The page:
During this reign of the Christ, all will have been brought to a knowledge of the truth, (1 Tim. 2:4) the true light will have enlightened every man, ever born into the world.
Posts Tagged ‘ Millennium ’
Death is the cessation of life. If Jesus had not paid the price for Adam thereby lifting the curse of death, all would remain in their graves.
Hence, the doctrine of the resurrection of the dead, from its first announcement in the Scriptures, has called for the strongest faith on the part of believers and has excited the general resentment of unbelievers, who seem to find it easier to believe anything else respecting the dead.
None will deny that throughout the Gospel Age there is a large class who have never heard of the only name given under heaven and amongst men whereby they must be saved and who, therefore, have never had an opportunity of becoming members of the Lord’s flock. That they have gone to heaven without a knowledge of the “only name” is unscriptural as well as unreasonable, and that they have gone to eternal torment without an opportunity for salvation is equally unscriptural and unreasonable. That the Lord intends to use the Very Elect Little Flock of this Gospel Age as his kings and priests during the Millennium, to carry his mercy and favor to all of these and to give them an opportunity of becoming members of the human flock to whom he will be pleased to give eternal life, is both reasonable and Scriptural.
God’s love was not previously manifested; for over four thousand years only the severity, the justice of the divine character was manifested, though a hint was given to Abraham and subsequently through the prophets, that God had kind sentiments toward the fallen and tainted race, which in due time would bring blessings to all the families of the earth.
The lesson is in harmony with the Scriptural declaration, “Blessed is the man who is not condemned by that which he alloweth.” That is to say, the ungenerous, the unkind, are very apt to blame others strongly for misdemeanors of which they themselves are guilty. The man whose words respecting others do not condemn himself is to be congratulated as a happy man indeed. The person whose criticism of others is so kindly, so generous, so merciful as to not involve a condemnation of his own course is certainly an exceptional man or woman. We call to remembrance our Lord’s words, “With whatsoever measure ye mete it shall be measured to you again,” and, interpreting our text in harmony with this, if our words are generous and kind, loving and benevolent we shall receive similarly kind treatment of the Lord. If our language respecting others be harsh, cynical, critical, unkind, we may expect reproofs from the Lord.
Why? Because all mankind are by nature fallen, imperfect, depraved; and the person who sees the faults of others and fails to see his own, needs the correcting chastisements of the Lord to show him his true condition reflected in his course of conduct and language toward and respecting others: he indicates that he himself needs to be taught some very important lessons without which he will not be prepared to make progress toward the Divine standards of character.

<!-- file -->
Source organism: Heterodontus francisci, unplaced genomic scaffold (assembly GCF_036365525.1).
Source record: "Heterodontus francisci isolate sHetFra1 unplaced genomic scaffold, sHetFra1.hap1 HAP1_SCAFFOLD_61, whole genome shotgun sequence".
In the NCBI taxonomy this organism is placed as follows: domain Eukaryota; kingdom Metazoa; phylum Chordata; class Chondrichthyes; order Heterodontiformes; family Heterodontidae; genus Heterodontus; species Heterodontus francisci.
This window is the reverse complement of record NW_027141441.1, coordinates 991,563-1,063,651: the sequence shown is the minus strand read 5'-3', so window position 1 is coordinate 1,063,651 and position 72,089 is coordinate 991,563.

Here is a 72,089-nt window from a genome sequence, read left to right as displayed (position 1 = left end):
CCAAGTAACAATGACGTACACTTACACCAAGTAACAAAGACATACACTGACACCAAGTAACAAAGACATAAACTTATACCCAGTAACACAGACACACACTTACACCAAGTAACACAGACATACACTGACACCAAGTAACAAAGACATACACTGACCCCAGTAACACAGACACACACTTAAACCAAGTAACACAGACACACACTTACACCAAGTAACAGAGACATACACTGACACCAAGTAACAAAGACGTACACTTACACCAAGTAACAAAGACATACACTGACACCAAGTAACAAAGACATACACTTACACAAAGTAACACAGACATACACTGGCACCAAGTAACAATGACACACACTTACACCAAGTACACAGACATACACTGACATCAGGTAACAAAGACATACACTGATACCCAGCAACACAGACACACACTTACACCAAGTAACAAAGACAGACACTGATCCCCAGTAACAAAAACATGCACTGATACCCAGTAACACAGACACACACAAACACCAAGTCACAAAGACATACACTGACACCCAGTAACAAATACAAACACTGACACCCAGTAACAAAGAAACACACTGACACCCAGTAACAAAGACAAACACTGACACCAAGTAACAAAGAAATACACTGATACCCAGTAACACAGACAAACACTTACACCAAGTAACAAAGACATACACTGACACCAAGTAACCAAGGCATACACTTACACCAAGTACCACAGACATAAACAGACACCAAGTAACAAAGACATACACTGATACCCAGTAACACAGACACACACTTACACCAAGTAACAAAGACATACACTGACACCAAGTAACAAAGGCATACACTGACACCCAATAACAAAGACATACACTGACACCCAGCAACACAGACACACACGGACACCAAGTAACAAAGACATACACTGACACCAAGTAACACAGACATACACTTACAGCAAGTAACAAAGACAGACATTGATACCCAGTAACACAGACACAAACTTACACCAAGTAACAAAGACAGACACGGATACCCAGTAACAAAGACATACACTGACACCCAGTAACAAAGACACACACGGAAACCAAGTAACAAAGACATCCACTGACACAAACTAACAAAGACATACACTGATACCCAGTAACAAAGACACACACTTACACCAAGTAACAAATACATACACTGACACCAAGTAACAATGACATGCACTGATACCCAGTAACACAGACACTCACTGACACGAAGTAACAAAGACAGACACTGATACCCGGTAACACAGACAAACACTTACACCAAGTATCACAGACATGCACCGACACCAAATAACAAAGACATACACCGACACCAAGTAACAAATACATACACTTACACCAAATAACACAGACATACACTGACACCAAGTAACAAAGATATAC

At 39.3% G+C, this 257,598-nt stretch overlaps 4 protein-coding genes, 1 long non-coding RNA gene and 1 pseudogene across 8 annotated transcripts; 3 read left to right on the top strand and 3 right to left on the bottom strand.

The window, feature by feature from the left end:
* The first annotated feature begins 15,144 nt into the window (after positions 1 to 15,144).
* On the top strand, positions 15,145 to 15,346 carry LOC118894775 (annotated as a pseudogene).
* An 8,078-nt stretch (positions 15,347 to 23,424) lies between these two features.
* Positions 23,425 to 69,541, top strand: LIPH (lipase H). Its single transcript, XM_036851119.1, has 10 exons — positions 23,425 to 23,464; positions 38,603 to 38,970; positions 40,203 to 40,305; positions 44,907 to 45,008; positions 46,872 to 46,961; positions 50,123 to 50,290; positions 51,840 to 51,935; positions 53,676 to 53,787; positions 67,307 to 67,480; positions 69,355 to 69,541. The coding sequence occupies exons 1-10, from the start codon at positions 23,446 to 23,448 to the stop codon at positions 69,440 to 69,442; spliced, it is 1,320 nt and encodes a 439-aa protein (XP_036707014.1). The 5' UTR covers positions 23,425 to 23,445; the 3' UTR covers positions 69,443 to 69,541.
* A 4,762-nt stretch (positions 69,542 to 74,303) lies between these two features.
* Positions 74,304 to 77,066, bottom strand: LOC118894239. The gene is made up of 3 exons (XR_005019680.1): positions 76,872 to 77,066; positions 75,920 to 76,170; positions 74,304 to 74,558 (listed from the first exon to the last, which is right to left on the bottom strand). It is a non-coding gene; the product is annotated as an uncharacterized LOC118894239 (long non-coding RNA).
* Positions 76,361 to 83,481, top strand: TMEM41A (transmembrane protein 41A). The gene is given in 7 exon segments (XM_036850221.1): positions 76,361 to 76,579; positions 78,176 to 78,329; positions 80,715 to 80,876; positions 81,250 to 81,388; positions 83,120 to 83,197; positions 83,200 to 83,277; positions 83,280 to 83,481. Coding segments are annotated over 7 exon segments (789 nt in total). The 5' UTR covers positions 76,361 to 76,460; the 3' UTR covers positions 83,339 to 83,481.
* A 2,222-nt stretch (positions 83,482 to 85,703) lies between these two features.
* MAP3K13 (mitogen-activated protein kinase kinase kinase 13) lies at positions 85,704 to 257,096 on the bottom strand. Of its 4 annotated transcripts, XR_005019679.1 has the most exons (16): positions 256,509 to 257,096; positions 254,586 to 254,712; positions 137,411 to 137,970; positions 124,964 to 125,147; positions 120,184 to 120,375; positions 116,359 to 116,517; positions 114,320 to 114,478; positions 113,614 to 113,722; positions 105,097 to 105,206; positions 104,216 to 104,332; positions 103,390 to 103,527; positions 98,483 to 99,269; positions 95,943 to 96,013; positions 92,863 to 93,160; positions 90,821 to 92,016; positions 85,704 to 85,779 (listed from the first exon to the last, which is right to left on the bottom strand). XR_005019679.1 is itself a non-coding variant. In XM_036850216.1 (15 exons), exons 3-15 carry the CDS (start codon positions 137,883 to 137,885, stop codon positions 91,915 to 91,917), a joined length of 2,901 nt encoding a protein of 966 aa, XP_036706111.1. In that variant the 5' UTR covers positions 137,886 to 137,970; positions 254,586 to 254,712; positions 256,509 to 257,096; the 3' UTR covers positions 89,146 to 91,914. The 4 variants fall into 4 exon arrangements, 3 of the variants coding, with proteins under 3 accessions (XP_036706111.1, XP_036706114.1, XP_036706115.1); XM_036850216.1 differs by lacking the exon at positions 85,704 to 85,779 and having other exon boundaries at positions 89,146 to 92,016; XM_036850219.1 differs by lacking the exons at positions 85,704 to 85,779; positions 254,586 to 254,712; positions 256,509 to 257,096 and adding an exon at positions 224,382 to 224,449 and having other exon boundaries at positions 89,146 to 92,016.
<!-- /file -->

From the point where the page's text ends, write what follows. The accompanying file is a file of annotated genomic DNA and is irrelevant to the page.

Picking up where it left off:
Paul was entreating the Thessalonians: “We beseech you, brethren, concerning the presence [Greek parousia] of our Lord Jesus Christ and our gathering together unto him.” He was the apostle who showed, particularly, that at the end of the Gospel Age, the presence would be a period of time and that those who slept in Christ would be raised first. Later the feet members of the body of Christ would be invisibly and spiritually raptured as a group. As pictured by Elijah’s being taken up by a whirlwind, a class will be taken together. When John the Baptist was beheaded, he portrayed the last members of the body of Christ.
At the end of the age, there are two collective gatherings of faithful Christians: first, the dead in Christ and then the feet members at a yet-future date (1 Thess. 4:17). In between these events, saints who die as individuals do not sleep but are instantaneously changed (1 Cor. 15:51,52). When Paul uttered these words, however, he was probably thinking of himself and the brethren at Thessalonica, rather than the feet members especially, but he was quite aware of both.
If we were not familiar with Present Truth and the teachings of all the great Reformers, we might think of the “man of sin” as a literal being, as some wicked person, but it is the false religious system just as the “man of God” is the true Church, a collective body made up of component parts or “joints.” The ideal is the picture of Jesus as the head and the Church as the body parts. Similarly, the man of sin is an organization with a person (the pope) as the head and the corresponding component parts of the Antichrist system (the Papacy) as the body. The man of God is The Christ, The Elijah,with Jesus as head. The man of sin is the Antichrist, the Papacy, a religious system, with Satan as its head. As the head of the man-of-sin system, Satan works through Papacy, whereas Jesus, the head of the man of God, works through the congregation.